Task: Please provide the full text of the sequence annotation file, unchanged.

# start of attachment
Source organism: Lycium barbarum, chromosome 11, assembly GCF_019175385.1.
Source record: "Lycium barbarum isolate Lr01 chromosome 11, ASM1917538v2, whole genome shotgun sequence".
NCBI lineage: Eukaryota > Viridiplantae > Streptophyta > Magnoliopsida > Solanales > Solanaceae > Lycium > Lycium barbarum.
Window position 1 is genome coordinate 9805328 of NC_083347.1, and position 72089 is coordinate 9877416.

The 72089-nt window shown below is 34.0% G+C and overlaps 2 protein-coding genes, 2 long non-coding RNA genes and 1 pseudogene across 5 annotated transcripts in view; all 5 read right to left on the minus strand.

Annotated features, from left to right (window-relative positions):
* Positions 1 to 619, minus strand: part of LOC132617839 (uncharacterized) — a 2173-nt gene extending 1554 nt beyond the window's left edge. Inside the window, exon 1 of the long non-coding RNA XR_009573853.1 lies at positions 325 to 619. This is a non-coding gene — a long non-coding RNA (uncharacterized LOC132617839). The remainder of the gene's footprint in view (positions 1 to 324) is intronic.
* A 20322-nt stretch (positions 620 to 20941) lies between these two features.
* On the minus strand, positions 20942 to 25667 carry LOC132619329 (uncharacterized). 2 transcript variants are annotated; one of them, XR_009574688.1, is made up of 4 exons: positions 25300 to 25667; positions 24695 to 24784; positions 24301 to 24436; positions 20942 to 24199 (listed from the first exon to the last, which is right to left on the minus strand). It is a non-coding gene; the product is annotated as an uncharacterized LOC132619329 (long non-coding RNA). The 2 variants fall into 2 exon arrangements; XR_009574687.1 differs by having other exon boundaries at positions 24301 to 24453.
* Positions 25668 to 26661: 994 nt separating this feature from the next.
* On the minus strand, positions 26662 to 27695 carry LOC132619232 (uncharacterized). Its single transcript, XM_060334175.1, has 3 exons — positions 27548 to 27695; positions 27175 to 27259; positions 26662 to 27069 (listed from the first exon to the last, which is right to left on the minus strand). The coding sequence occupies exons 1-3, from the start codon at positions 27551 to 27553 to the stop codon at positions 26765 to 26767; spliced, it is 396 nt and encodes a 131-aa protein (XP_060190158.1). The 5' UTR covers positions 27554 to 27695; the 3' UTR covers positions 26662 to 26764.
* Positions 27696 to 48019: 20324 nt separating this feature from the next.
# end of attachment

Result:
Source organism: Lycium barbarum, chromosome 11, assembly GCF_019175385.1.
Source record: "Lycium barbarum isolate Lr01 chromosome 11, ASM1917538v2, whole genome shotgun sequence".
NCBI lineage: Eukaryota > Viridiplantae > Streptophyta > Magnoliopsida > Solanales > Solanaceae > Lycium > Lycium barbarum.
Window position 1 is genome coordinate 9805328 of NC_083347.1, and position 72089 is coordinate 9877416.

The 72089-nt window shown below is 34.0% G+C and overlaps 2 protein-coding genes, 2 long non-coding RNA genes and 1 pseudogene across 5 annotated transcripts in view; all 5 read right to left on the minus strand.

Annotated features, from left to right (window-relative positions):
* Positions 1 to 619, minus strand: part of LOC132617839 (uncharacterized) — a 2173-nt gene extending 1554 nt beyond the window's left edge. Inside the window, exon 1 of the long non-coding RNA XR_009573853.1 lies at positions 325 to 619. This is a non-coding gene — a long non-coding RNA (uncharacterized LOC132617839). The remainder of the gene's footprint in view (positions 1 to 324) is intronic.
* A 20322-nt stretch (positions 620 to 20941) lies between these two features.
* On the minus strand, positions 20942 to 25667 carry LOC132619329 (uncharacterized). 2 transcript variants are annotated; one of them, XR_009574688.1, is made up of 4 exons: positions 25300 to 25667; positions 24695 to 24784; positions 24301 to 24436; positions 20942 to 24199 (listed from the first exon to the last, which is right to left on the minus strand). It is a non-coding gene; the product is annotated as an uncharacterized LOC132619329 (long non-coding RNA). The 2 variants fall into 2 exon arrangements; XR_009574687.1 differs by having other exon boundaries at positions 24301 to 24453.
* Positions 25668 to 26661: 994 nt separating this feature from the next.
* On the minus strand, positions 26662 to 27695 carry LOC132619232 (uncharacterized). Its single transcript, XM_060334175.1, has 3 exons — positions 27548 to 27695; positions 27175 to 27259; positions 26662 to 27069 (listed from the first exon to the last, which is right to left on the minus strand). The coding sequence occupies exons 1-3, from the start codon at positions 27551 to 27553 to the stop codon at positions 26765 to 26767; spliced, it is 396 nt and encodes a 131-aa protein (XP_060190158.1). The 5' UTR covers positions 27554 to 27695; the 3' UTR covers positions 26662 to 26764.
* Positions 27696 to 48019: 20324 nt separating this feature from the next.